For 2014, Do yourself a favor and Shut Up

December 31, 2013

This post is short and sweet, but i thought I needed some gifs to spice it up, but now it looks too much like a buzzfeed article.  Oh well.

So it’s almost 2014 and from what I’m seeing everyone is tempted to sound off on Twitter and Facebook the things they want to do different in 2014.  My advice would be to keep your mouth shut, seriously.  Not just because it gets old, and not also because everyone pretty much has the same goals.




But because you’re making it harder to achieve a goal when you announce them. Seriously.

It doesn’t make sense at first because it feels somewhat empowering to announce your goals, like you’re putting reminders all  over the place, but the opposite is happening.  This is a topic that has been studied since the 1930s and there’s now an array first hand research illustrating just how much you’re undermining yourself.

NYU psychology professor Peter Gollwitzer talks about this in his 1982 book “Symbolic Self-Completion” – and recently published results of new tests in a research article, “When Intentions Go Public: Does Social Reality Widen the Intention-Behavior Gap?”

Four different tests of 63 people found that those who kept their intentions private were more likely to achieve them than those who made them public and were acknowledged by others.

Once you’ve told people of your intentions/goals, it gives you a “premature sense of completeness.”  Our goals are normally impressive or envious and when someone is impressed by them after we tell them, psychologically, we consume it and feel as though they are already impressed by us.  This is dousing the fire that would have been the catalyst for change.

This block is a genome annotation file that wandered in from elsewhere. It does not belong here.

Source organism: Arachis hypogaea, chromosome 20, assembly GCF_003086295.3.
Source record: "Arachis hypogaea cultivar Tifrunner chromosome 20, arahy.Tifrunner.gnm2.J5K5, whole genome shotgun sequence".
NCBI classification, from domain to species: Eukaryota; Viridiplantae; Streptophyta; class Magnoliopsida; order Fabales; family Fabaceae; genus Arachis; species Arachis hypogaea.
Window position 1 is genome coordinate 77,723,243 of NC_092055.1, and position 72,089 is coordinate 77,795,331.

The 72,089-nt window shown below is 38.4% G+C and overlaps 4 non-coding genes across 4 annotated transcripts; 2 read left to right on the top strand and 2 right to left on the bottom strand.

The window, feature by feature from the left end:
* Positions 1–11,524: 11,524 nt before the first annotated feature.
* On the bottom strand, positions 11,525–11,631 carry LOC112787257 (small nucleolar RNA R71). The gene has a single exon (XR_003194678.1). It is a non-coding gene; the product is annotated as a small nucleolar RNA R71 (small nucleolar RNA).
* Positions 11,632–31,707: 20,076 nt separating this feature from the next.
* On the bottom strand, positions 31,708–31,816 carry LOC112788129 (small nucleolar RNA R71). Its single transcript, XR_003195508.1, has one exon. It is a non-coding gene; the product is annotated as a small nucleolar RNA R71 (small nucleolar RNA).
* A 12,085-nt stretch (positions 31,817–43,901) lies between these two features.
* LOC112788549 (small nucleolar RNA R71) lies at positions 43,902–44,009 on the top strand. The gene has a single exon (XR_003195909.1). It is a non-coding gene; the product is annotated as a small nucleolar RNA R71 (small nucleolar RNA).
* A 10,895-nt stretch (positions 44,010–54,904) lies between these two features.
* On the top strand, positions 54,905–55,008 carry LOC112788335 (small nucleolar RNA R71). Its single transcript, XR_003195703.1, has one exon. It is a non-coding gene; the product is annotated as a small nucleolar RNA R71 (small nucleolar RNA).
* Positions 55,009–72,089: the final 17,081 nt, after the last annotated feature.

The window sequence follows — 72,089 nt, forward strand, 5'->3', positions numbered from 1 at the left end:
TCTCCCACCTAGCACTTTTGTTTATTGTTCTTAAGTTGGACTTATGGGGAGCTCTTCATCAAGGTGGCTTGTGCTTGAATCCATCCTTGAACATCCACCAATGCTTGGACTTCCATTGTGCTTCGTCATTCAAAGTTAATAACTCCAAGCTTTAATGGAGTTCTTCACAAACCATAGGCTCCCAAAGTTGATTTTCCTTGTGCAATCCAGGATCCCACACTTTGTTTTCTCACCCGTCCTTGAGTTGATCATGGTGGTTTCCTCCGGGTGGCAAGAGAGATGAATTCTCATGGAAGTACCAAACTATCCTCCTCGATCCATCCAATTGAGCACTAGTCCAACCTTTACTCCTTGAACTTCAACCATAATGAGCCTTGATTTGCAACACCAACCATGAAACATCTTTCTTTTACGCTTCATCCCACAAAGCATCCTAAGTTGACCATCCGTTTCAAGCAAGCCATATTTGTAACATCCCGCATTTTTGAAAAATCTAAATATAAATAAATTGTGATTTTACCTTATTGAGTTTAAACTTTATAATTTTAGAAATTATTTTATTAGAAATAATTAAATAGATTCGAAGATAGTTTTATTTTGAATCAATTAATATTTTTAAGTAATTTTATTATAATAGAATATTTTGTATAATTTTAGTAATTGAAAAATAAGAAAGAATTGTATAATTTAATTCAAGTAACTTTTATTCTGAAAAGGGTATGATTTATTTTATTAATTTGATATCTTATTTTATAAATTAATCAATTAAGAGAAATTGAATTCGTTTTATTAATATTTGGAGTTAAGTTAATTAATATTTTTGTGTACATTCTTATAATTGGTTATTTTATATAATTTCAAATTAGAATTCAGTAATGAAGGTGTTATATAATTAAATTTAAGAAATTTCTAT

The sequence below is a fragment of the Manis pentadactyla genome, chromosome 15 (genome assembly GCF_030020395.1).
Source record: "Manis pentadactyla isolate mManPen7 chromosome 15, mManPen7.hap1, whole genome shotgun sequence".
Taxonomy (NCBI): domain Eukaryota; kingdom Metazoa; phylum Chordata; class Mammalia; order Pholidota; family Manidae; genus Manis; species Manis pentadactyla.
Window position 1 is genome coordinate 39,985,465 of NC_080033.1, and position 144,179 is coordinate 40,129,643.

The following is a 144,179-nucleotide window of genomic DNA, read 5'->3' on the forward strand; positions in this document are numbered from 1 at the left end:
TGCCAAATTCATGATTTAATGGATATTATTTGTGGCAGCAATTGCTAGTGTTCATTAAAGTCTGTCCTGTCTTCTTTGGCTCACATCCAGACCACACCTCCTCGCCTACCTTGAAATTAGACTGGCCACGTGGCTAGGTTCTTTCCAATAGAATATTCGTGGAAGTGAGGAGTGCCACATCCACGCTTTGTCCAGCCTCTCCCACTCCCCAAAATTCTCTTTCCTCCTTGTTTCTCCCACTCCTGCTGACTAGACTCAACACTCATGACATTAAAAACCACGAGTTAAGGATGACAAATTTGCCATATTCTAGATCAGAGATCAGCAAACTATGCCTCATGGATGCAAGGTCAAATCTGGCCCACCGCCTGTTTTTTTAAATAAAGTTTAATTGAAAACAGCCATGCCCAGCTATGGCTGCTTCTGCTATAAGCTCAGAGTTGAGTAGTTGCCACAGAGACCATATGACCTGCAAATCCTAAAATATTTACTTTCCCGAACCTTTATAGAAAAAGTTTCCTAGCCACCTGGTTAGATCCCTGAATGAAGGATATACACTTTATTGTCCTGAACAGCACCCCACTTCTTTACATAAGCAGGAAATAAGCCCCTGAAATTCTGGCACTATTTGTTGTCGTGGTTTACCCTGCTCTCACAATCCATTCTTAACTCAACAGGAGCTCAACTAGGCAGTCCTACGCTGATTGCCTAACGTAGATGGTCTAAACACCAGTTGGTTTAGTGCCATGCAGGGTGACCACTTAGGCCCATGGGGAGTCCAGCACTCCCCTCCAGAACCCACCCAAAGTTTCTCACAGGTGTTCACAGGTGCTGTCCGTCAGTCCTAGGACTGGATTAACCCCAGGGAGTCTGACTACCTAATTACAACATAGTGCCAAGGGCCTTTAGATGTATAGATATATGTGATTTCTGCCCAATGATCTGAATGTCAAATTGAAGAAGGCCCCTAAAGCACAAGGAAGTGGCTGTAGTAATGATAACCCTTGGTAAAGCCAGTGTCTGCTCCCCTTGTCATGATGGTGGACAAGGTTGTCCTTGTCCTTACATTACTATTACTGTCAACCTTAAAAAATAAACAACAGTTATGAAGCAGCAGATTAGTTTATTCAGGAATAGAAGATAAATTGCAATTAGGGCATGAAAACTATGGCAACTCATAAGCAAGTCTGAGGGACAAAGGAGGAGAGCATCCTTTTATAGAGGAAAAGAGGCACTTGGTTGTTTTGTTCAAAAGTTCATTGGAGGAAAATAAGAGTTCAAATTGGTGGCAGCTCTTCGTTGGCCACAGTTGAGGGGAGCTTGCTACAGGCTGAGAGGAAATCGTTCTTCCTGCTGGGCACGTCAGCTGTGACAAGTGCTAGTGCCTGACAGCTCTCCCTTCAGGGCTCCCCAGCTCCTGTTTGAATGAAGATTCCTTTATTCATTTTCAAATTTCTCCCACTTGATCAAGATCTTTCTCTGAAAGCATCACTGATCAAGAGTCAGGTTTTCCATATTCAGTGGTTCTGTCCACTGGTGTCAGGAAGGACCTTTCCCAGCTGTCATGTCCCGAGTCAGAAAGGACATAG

So when I tell my friends I plan on buying a house next year, or I plan on losing more weight, or I plan on writing a novel(check out my bio page, it’s years old and it’s still there and still not done).  Just by stating  it, I distance myself from achieving it.


However, if you’re insistent on telling people, only tell one or two people and ask them to become motivators.  Ask them to constantly  check in on your progress and if you’re no closer to a  goal, tell them to beat the crap out of you or something, or create some type of situation that makes you accountable for not succeeding in your goal. (ex. If I don’t lose 30lbs, by June, I’m giving away my 60″ TV)  That takes the appreciation for the things you already have, and converts it into motivation.



Personally, I like to just keep it simple, so if someone asks me, “Logan, what are your goals for 2014?”  I’m going to tell them it’s (respectfully) none of their business for the sake of achieving them, and I suggest you to do the same.


Take care and Happy New Year.


-Logan T. Miles

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January 9, 2014